Massive government spending and tighter regulation would prolong recession, Czech President Vaclav Klaus said on Monday, as he urged U.S. President Barack Obama not to endanger the free market economy in his response to the financial crisis.
In a speech at Columbia University in New York, Klaus, a former Czech prime minister who championed the free market after the fall of Communism 20 years ago, said he never expected to see such extensive government intervention again in his lifetime as he now sees around the world.
"I am therefore convinced that fighting for freedom and free markets, something we always appreciated here in this country (the United States), remains the task of the day," Klaus said.
One of the world's most vocal climate change skeptics, Klaus said he looked forward to working with Obama, who will attend an EU-U.S. summit in the Czech Republic in April on his first trip to Europe as U.S. president. The Czech Republic holds the EU presidency for the first half of 2009.
Klaus, whose position is largely ceremonial in the Czech political system, said he hoped Obama would show "an optimum mix of continuity and discontinuity" with the policies of his predecessor, George W. Bush.
"I hope it will include not endangering the basic institutions of the market economy," Klaus said, adding that his own country was resisting a trend towards massive government spending to stimulate growth.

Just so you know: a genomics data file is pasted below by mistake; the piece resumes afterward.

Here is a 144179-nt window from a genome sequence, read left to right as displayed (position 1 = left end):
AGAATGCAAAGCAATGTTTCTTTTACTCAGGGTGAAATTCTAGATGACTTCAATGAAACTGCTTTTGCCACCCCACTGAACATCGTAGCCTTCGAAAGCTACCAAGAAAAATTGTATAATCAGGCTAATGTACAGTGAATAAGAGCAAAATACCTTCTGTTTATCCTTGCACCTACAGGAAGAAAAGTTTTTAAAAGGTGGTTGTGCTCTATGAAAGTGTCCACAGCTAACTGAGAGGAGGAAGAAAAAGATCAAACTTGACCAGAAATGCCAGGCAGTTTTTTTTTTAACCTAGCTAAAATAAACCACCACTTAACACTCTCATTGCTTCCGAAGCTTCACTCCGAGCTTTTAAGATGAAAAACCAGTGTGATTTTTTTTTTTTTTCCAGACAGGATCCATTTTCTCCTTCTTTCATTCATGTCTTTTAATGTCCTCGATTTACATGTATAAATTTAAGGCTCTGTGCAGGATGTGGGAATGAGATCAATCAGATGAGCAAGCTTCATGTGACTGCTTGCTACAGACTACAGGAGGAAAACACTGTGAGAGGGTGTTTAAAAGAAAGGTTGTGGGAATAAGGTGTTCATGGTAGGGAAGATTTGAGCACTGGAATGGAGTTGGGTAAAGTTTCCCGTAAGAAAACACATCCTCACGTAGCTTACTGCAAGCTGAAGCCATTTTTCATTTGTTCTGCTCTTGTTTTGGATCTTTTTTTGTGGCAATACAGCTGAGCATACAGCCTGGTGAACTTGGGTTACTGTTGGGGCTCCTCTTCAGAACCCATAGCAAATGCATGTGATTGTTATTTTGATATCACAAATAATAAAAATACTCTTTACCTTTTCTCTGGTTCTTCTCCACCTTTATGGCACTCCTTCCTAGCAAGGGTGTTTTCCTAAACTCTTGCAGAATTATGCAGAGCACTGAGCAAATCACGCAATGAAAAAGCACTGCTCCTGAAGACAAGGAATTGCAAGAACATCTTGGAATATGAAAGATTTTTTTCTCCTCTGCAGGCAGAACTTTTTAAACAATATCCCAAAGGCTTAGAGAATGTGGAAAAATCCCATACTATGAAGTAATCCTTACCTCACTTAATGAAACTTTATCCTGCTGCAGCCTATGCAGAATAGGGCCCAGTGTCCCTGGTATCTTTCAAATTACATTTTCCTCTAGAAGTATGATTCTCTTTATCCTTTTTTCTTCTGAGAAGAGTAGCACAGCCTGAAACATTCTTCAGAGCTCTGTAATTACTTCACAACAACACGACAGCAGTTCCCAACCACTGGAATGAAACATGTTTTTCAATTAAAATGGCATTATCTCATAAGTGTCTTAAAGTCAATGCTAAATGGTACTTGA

He said Czech banks were so far relatively unscathed by the financial crisis because they followed very cautious policies in the aftermath of the Asian financial crisis.
He cautioned against trying to solve economic problems by more government intervention.
"The best thing to do right now would be to temporarily weaken, if not repeal," business regulations on labor, the environment, social issues and health, he said.
Klaus, who has written a book expressing doubts that climate change is man-made, was in New York to attend a conference of climate-change skeptics and he reiterated his view that "global warming alarmism" is a major problem.
About 190 nations have agreed to work out a new U.N. climate treaty in December in Copenhagen to step up a fight against warming that the U.N. Climate Panel says will bring more heat waves, droughts, floods and rising seas.
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